Often the administrators try to discourage this but

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Unformatted text preview: acturers putting systems together with amazing specs—more power, more speed, more memory, more disk storage—at amazing prices. The major chain shops are selling brand-name powerful computers for less than $1,000. This may be related to a second trend, which is the computer as throw-away appliance. By the time a system needs upgrading, it is cheaper to buy completely new. The increasing power and storage of a sub-$1000 system means buyers are asking for less service. A third trend is ever greater connectivity. Everybody wants onto the Internet, and every small office wants a LAN. A lot of small offices want their LAN connected to the Internet. Page 8 SAMPLE PLAN: AMT, INC. SP2.11 4.2.3 Market Growth As prices fall, unit sales increase. The published market research on sales of personal computers is astounding, as the United States market alone is absorbing more than 30 million units per year, and sales are growing at more than 20 percent per year. We could quote Dataquest, Infocorp, IDC, or others; it doesn’t matter, they all agree on high growth of CPU sales. Where growth is not as obvious is the retail market. A report in CRW says Dell is now selling $5 million monthly over the Web, and we assume Gateway and Micron are both close to that. Direct mail has given way to the Web, but catalogs are still powerful, and the non-retail sale is more accepted every day. The last study we saw published has retail sales growing at 5% per year, while Web sales and direct sales are growing at 25% or 30%. 4.3 Industry Analysis We are part of the computer reselling business, which includes several kinds of businesses: 1. Computer dealers: storefront computer resellers, usually less than 5,000 square feet, often focused on a few main brands of hardware, usually offering only a minimum of software, and variable amounts of service and support. These are usually old-fashioned computer stores and they usually offer relatively few reasons for buyers to shop with them. Their service and support is not usually very good and their prices are usually higher than the larger stores. 2. Ch...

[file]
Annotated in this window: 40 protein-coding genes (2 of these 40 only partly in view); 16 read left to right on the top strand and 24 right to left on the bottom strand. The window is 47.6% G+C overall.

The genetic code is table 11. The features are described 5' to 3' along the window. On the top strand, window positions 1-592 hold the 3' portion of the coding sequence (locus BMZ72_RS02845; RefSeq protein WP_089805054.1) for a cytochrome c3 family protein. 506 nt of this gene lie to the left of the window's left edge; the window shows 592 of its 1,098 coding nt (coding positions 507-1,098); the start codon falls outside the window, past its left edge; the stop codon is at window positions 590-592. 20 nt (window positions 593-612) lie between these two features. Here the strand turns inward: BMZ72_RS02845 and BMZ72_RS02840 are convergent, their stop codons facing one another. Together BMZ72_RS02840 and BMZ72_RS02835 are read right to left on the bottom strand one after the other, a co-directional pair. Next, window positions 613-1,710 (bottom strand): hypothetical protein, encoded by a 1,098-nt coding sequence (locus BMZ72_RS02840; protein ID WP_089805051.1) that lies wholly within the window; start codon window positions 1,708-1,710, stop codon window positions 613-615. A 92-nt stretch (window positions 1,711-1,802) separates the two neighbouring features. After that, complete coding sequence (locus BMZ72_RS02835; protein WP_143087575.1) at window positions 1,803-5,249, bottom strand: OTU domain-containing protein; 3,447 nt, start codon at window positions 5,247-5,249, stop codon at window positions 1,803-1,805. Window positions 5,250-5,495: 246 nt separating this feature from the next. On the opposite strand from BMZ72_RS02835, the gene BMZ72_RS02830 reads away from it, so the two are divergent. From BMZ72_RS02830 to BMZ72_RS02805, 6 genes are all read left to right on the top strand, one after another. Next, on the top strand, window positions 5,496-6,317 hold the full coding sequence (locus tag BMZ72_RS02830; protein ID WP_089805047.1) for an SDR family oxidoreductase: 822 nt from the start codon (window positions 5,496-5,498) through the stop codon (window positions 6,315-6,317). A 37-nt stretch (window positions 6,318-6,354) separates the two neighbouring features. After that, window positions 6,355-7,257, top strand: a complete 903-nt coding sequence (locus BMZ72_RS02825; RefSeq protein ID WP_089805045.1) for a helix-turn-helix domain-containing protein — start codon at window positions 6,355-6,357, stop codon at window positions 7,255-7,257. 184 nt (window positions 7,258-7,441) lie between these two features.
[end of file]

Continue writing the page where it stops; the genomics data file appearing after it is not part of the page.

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This note was uploaded on 01/26/2014 for the course BUINESS 102 taught by Professor Unknown during the Winter '09 term at University of Phoenix.

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